The 'Reasonable Investor' of Federal Securities Law: Insights from Tort Law's 'Reasonable Person' & Suggested Reforms

Journal of Corporation Law, Vol. 43 (2017 Forthcoming)

Vanderbilt Law Research Paper No. 17-05

65 Pages Posted: 22 Sep 2016

See all articles by Amanda M. Rose

Amanda M. Rose

Vanderbilt University - Law School

Date Written: August 9, 2016

Abstract

Federal securities law defines the materiality of corporate disclosures by reference to the views of a hypothetical “reasonable investor.” For decades the reasonable investor standard has been a flashpoint for debate — with critics complaining of the uncertainty it generates and defenders warning of the under-inclusiveness of bright-line alternatives. This Article attempts to shed fresh light on the issue by considering how the reasonable investor differs from its common law antecedent, the reasonable person of tort law. The differences identified suggest that the reasonable investor standard is more costly than tort law’s reasonable person standard — the uncertainty it generates is both greater and more pernicious. But the analysis also reveals promising ways to mitigate these costs while retaining the benefits of the flexible standard.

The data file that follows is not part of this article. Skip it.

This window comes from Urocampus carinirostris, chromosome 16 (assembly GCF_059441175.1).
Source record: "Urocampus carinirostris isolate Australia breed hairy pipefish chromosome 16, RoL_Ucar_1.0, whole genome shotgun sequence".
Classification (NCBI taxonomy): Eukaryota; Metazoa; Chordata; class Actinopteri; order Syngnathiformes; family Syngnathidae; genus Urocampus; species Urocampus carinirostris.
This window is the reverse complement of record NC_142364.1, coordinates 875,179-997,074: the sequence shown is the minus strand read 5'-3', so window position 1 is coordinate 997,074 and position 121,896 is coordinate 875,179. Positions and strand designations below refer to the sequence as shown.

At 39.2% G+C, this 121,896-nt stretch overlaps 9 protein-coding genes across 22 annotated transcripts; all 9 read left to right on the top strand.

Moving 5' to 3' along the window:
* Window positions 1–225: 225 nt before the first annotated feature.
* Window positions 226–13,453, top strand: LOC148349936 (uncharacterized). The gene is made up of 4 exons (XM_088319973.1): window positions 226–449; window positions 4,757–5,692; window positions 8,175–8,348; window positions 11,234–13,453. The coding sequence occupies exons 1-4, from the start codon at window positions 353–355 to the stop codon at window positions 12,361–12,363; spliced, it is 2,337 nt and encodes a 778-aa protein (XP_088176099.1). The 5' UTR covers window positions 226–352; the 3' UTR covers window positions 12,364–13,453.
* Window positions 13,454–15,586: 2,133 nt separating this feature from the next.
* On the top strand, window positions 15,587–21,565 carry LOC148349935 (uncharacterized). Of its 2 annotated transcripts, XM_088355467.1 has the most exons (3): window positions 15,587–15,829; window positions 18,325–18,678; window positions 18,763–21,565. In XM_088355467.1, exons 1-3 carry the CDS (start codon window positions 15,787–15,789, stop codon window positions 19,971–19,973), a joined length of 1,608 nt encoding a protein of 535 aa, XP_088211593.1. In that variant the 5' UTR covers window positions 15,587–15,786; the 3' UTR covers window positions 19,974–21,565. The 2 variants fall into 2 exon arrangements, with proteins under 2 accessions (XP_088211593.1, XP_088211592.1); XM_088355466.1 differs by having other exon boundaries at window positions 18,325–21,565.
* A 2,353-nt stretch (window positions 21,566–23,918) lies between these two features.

Keywords: class actions, certification, materiality, securities fraud, Omnicare, reasonable investor, jury trial, tort, reasonable person, Rule 10b-5, Section 11

Suggested Citation

Rose, Amanda M., The 'Reasonable Investor' of Federal Securities Law: Insights from Tort Law's 'Reasonable Person' & Suggested Reforms (August 9, 2016). Journal of Corporation Law, Vol. 43 (2017 Forthcoming); Vanderbilt Law Research Paper No. 17-05. Available at SSRN: https://ssrn.com/abstract=2840993

Amanda M. Rose (Contact Author)

Vanderbilt University - Law School ( email )

131 21st Avenue South
Nashville, TN 37203-1181
United States

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